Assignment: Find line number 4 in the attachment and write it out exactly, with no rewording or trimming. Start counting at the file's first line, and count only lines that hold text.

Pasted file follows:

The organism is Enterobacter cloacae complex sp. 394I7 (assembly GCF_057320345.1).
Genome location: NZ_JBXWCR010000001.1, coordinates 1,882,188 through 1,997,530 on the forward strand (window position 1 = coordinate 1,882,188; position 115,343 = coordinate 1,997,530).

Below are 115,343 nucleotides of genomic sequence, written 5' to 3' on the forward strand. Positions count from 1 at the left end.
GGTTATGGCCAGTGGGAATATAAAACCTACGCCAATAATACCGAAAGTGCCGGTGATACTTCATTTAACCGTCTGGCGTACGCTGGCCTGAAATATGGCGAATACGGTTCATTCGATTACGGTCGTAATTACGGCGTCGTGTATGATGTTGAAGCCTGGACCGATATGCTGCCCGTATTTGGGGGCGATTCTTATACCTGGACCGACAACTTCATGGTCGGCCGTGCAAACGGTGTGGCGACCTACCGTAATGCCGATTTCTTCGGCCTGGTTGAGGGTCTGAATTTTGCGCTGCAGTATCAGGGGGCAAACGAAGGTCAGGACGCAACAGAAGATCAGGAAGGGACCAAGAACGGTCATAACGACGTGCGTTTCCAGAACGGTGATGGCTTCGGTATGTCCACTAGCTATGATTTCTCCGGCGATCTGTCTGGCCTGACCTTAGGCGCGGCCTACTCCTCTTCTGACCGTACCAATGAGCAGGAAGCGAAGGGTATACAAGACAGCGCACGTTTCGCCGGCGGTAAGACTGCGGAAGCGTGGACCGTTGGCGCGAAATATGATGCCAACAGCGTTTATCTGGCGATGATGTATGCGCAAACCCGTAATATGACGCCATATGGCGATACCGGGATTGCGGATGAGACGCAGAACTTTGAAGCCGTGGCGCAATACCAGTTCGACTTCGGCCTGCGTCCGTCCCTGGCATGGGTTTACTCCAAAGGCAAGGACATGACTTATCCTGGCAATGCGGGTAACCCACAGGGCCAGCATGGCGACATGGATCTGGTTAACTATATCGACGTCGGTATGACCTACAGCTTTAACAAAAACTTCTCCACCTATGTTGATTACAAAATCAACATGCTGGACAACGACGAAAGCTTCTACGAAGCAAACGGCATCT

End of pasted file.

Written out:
GGTTATGGCCAGTGGGAATATAAAACCTACGCCAATAATACCGAAAGTGCCGGTGATACTTCATTTAACCGTCTGGCGTACGCTGGCCTGAAATATGGCGAATACGGTTCATTCGATTACGGTCGTAATTACGGCGTCGTGTATGATGTTGAAGCCTGGACCGATATGCTGCCCGTATTTGGGGGCGATTCTTATACCTGGACCGACAACTTCATGGTCGGCCGTGCAAACGGTGTGGCGACCTACCGTAATGCCGATTTCTTCGGCCTGGTTGAGGGTCTGAATTTTGCGCTGCAGTATCAGGGGGCAAACGAAGGTCAGGACGCAACAGAAGATCAGGAAGGGACCAAGAACGGTCATAACGACGTGCGTTTCCAGAACGGTGATGGCTTCGGTATGTCCACTAGCTATGATTTCTCCGGCGATCTGTCTGGCCTGACCTTAGGCGCGGCCTACTCCTCTTCTGACCGTACCAATGAGCAGGAAGCGAAGGGTATACAAGACAGCGCACGTTTCGCCGGCGGTAAGACTGCGGAAGCGTGGACCGTTGGCGCGAAATATGATGCCAACAGCGTTTATCTGGCGATGATGTATGCGCAAACCCGTAATATGACGCCATATGGCGATACCGGGATTGCGGATGAGACGCAGAACTTTGAAGCCGTGGCGCAATACCAGTTCGACTTCGGCCTGCGTCCGTCCCTGGCATGGGTTTACTCCAAAGGCAAGGACATGACTTATCCTGGCAATGCGGGTAACCCACAGGGCCAGCATGGCGACATGGATCTGGTTAACTATATCGACGTCGGTATGACCTACAGCTTTAACAAAAACTTCTCCACCTATGTTGATTACAAAATCAACATGCTGGACAACGACGAAAGCTTCTACGAAGCAAACGGCATCT